Tuan Anh Le

Importance Sampling

14 September 2017

Consider a probability distribution on \(\mathcal X\) with the density \(p\). (We will interchangeably denote the probability distribution and its density by the same letter). Given a function \(f: \mathcal X \to \mathbb R\), our goal is to estimate \begin{align} I := \E[f(X)] := \int_{\mathcal X} f(x) p(x) \,\mathrm dx. \end{align}

Monte Carlo Estimator

We can estimate this using \(N\) independently, identically distributed (iid) distributed samples from \(p\) as follows: \begin{align} X_n &\sim p \\
I_N^{\text{MC}} &= \frac{1}{N} \sum_{n = 1}^N f(X_n). \end{align}

The expectation of \(I_N^{\text{MC}}\) is equal to \(I\): \begin{align} \E\left[I_N^{\text{MC}}\right] &= \E\left[\frac{1}{N} \sum_{n = 1}^N f(X_n)\right] \\
&= \frac{1}{N} \sum_{n = 1}^N \E\left[f(X_n)\right] \\
&= \frac{1}{N} \sum_{n = 1}^N I \\
&= I. \end{align}

The variance \(I_N^{\text{MC}}\) is: \begin{align} \Var\left[I_N^{\text{MC}}\right] &= \E\left[{I_N^{\text{MC}}}^2\right] - \E\left[I_N^{\text{MC}}\right]^2 \\
&= \E\left[\left(\frac{1}{N} \sum_{n = 1}^N f(X_n)\right)^2\right] - I^2 \\
&= \frac{1}{N^2} \E\left[\sum_{n = 1}^N f(X_n)^2 + \sum_{n, \ell, n \neq \ell} f(X_n) f(X_\ell)\right] - I^2 \\
&= \frac{1}{N^2} \left(\sum_{n = 1}^N \E\left[f(X_n)^2\right] + \sum_{n, \ell, n \neq \ell} \E\left[f(X_n) f(X_\ell)\right]\right) - I^2 \\
&= \frac{1}{N^2} \left(N \E\left[f(X)^2\right] + (N^2 - N) \E\left[f(X)\right]^2 \right) - I^2 \\
&= \frac{\E\left[f(X)^2\right] - \E\left[f(X)\right]^2}{N} \\
&= \frac{\Var[f(X)]}{N}. \end{align}

Importance Sampling

Instead of drawing samples from \(p\), assume that we can

The importance sampling estimator is as follows: \begin{align} X_n &\sim q \\
W_n &= \frac{p(X_n)}{q(X_n)} \\
I_N^{\text{IS}} &= \frac{1}{N} \sum_{n = 1}^N W_n f(X_n). \label{eq:is_est} \end{align}

The expectation of \(I_N^{\text{IS}}\) is equal to \(I\): \begin{align} \E\left[I_N^{\text{IS}}\right] &= \E\left[\frac{1}{N} \sum_{n = 1}^N W_n f(X_n)\right] \\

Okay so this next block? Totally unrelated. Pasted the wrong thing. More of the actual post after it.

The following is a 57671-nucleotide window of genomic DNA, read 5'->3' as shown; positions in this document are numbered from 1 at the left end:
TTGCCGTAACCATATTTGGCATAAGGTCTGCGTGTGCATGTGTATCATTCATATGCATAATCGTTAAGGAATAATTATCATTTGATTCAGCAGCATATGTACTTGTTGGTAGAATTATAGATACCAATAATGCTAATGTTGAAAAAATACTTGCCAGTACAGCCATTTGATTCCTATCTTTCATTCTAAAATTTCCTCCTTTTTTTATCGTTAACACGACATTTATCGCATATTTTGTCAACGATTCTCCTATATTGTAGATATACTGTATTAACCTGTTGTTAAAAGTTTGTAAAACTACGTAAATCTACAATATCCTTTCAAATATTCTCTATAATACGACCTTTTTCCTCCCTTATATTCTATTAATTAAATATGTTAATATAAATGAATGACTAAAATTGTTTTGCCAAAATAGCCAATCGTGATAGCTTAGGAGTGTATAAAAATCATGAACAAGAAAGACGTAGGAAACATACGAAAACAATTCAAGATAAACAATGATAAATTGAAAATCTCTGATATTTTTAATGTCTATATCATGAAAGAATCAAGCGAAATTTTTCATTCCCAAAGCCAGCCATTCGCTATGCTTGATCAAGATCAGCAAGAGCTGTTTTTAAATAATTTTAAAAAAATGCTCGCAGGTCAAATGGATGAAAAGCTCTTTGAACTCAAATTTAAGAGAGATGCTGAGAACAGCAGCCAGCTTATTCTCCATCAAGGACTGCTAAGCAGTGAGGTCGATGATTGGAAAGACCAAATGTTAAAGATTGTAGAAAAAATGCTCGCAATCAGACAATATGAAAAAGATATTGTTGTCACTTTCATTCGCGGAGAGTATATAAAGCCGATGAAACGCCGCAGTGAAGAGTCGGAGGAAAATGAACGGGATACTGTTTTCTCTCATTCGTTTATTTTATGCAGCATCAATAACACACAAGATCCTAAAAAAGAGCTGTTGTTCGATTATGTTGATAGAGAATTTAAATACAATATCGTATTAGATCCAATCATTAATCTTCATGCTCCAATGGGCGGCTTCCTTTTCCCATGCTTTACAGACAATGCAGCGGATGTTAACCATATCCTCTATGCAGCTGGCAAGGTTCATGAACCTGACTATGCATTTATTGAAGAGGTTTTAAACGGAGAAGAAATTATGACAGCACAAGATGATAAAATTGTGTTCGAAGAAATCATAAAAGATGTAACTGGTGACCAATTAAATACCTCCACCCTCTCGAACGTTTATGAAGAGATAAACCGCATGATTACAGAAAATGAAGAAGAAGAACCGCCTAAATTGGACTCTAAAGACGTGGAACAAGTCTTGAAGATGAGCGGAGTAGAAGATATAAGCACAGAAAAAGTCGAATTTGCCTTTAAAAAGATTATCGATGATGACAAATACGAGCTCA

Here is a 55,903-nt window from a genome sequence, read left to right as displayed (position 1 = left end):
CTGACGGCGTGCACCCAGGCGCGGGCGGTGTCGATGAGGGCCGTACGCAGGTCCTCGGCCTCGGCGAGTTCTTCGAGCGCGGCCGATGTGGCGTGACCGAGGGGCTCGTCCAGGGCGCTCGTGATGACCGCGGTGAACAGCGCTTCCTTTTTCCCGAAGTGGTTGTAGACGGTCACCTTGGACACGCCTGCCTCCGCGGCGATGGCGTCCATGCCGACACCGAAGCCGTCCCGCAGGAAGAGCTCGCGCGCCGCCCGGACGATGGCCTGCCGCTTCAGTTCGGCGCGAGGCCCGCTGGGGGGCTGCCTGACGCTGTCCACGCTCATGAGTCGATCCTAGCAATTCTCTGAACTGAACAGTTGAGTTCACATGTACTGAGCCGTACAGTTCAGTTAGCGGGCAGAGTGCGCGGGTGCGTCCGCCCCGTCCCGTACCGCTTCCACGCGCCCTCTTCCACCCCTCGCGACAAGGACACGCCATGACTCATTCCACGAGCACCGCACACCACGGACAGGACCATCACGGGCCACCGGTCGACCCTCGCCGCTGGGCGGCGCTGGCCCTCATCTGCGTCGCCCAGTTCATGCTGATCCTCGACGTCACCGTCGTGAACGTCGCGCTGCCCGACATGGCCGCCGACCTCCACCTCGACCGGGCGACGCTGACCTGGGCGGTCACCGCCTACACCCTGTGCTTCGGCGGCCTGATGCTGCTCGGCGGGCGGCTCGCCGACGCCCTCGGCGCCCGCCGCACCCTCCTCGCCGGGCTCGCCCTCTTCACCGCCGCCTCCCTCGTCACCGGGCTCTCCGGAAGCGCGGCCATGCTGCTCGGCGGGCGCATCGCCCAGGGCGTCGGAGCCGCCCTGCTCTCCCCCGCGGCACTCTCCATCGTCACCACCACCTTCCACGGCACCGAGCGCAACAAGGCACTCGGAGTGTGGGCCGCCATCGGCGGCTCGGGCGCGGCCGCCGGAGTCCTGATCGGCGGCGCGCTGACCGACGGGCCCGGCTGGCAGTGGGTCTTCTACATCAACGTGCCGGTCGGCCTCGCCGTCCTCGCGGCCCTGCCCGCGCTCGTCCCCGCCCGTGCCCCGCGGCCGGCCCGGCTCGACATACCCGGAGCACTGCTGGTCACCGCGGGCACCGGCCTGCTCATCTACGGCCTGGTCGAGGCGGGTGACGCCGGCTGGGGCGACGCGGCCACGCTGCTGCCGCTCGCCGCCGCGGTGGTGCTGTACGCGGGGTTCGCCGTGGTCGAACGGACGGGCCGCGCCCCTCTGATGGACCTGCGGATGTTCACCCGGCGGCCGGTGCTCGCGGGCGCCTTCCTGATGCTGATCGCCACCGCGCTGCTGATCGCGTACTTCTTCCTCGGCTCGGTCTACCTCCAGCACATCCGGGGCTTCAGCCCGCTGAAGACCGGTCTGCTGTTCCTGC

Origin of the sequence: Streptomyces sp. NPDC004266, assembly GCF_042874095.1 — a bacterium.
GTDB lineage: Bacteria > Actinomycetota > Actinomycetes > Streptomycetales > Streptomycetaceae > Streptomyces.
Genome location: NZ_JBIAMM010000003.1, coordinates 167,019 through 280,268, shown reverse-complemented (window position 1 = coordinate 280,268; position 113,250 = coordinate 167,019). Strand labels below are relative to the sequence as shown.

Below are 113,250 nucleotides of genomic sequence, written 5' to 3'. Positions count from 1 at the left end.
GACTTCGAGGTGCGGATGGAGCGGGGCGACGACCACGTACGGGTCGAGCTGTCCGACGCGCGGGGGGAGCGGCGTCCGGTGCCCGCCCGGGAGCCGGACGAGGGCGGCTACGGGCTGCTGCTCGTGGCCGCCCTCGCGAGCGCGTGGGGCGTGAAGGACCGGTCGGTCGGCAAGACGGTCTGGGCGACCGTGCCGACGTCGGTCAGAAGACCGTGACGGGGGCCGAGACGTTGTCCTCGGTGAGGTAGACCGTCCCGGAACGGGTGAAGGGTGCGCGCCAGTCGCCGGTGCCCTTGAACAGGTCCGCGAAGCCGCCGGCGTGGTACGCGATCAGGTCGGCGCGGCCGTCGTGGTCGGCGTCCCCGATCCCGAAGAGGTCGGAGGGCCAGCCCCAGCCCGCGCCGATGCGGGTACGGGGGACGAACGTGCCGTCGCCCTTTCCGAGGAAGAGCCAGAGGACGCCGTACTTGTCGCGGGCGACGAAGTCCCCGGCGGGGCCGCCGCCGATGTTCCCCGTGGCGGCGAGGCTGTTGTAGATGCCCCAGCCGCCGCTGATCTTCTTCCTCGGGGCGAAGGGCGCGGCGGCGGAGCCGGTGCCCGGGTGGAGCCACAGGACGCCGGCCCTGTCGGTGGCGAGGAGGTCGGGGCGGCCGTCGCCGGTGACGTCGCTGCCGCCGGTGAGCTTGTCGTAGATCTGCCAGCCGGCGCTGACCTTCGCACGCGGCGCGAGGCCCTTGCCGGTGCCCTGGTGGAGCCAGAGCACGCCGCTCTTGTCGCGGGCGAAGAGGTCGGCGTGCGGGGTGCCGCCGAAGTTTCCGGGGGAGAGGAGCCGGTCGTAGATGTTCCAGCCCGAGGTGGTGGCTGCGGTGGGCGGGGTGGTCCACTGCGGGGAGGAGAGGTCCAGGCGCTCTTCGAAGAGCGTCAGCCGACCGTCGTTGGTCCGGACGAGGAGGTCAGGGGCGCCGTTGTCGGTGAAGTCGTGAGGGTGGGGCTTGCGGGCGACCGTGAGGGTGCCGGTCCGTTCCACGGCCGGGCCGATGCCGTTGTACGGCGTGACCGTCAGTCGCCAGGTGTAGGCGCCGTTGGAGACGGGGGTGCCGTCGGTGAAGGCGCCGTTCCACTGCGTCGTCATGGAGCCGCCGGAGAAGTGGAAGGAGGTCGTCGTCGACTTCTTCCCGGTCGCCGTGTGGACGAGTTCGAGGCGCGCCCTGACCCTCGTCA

&= \frac{1}{N} \sum_{n = 1}^N \E\left[W_n f(X_n)\right] \\
&= \frac{1}{N} \sum_{n = 1}^N \E\left[\frac{p(X_n)}{q(X_n)} f(X_n)\right] \\
&= \frac{1}{N} \sum_{n = 1}^N \int_{\mathcal X} \frac{p(x_n)}{q(x_n)} f(x_n) q(x_n) \,\mathrm dx_n \\
&= \frac{1}{N} \sum_{n = 1}^N \int_{\mathcal X} p(x) f(x) \,\mathrm dx \\
&= I. \end{align}

The variance of \(I_N^{\text{IS}}\) is: \begin{align} \Var\left[I_N^{\text{IS}}\right] &= \E\left[{I_N^{\text{IS}}}^2\right] - I^2 \\
&= \E\left[\left(\frac{1}{N} \sum_{n = 1}^N W_n f(X_n)\right)^2\right] - I^2 \\
&= \frac{1}{N^2} \E\left[\sum_{n = 1}^N \left(W_n f(X_n)\right)^2 + \sum_{n, \ell, n \neq \ell} \left(W_n f(X_n)\right)\left(W_\ell f(X_\ell)\right)\right] - I^2 \\
&= \frac{1}{N^2} \sum_{n = 1}^N \E\left[\left(W_n f(X_n)\right)^2\right] + \frac{1}{N^2} \sum_{n, \ell, n \neq \ell} \E\left[\left(W_n f(X_n)\right)\left(W_\ell f(X_\ell)\right)\right] - I^2 \\
&= \frac{1}{N} \left(\int_{\mathcal X} \left(\frac{p(x)}{q(x)} f(x)\right)^2 q(x) \,\mathrm dx - I^2 \right) \\
&= \frac{1}{N} \left(\int_{\mathcal X} \frac{p(x)^2 f(x)^2}{q(x)} \,\mathrm dx - I^2 \right) \end{align}

The “optimal” proposal \(q^{\text{opt}}\) has the density \begin{align} q^{\text{opt}}(x) &= \frac{|f(x)| p(x)}{\int_{\mathcal X} |f(x’)| p(x’) \,\mathrm dx’}. \end{align} This proposal is optimal in the sense that estimator’s variance is lowest possible. The variance of an estimator using an optimal proposal, \(\Var\left[I_N^{\text{IS, opt}}\right]\) is not greater than the variance of an estimator using an arbitrary proposal \(q\), \(\Var\left[I_N^{\text{IS}}\right]\): \begin{align} \Var\left[I_N^{\text{IS, opt}}\right] &= \frac{1}{N} \left(\int_{\mathcal X} \frac{p(x)^2 f(x)^2}{\frac{|f(x)| p(x)}{\int_{\mathcal X} |f(x’)| p(x’) \,\mathrm dx’}} \,\mathrm dx - I^2 \right) \\
&= \frac{1}{N} \left(\int_{\mathcal X} |f(x)| p(x) \,\mathrm dx \cdot \int_{\mathcal X} \frac{p(x)^2 f(x)^2}{|f(x)| p(x)} \,\mathrm dx - I^2 \right) \\
&= \frac{1}{N} \left(\int_{\mathcal X} |f(x)| p(x) \,\mathrm dx \cdot \int_{\mathcal X} |f(x)| p(x) \,\mathrm dx - I^2 \right) \\
&= \frac{1}{N} \left(\left(\int_{\mathcal X} \frac{|f(x)| p(x)}{q(x)} \cdot 1 \cdot q(x) \,\mathrm dx\right)^2 - I^2 \right) \\
&\leq \frac{1}{N} \left(\left(\int_{\mathcal X} \left(\frac{|f(x)| p(x)}{q(x)}\right)^2 \cdot q(x) \,\mathrm dx\right) \cdot \left(\int_{\mathcal X} 1^2 \cdot q(x) \,\mathrm dx\right) - I^2 \right) & \text{(Cauchy-Schwarz ineq.)}\\
&= \frac{1}{N} \left(\int_{\mathcal X} \frac{f(x)^2 p(x)^2}{q(x)} \,\mathrm dx - I^2 \right) \\
&= \Var\left[I_N^{\text{IS}}\right]. \end{align}

Self-Normalized Importance Sampling

Now, assume that we can

The importance sampling estimator is as follows: \begin{align} X_n &\sim q \\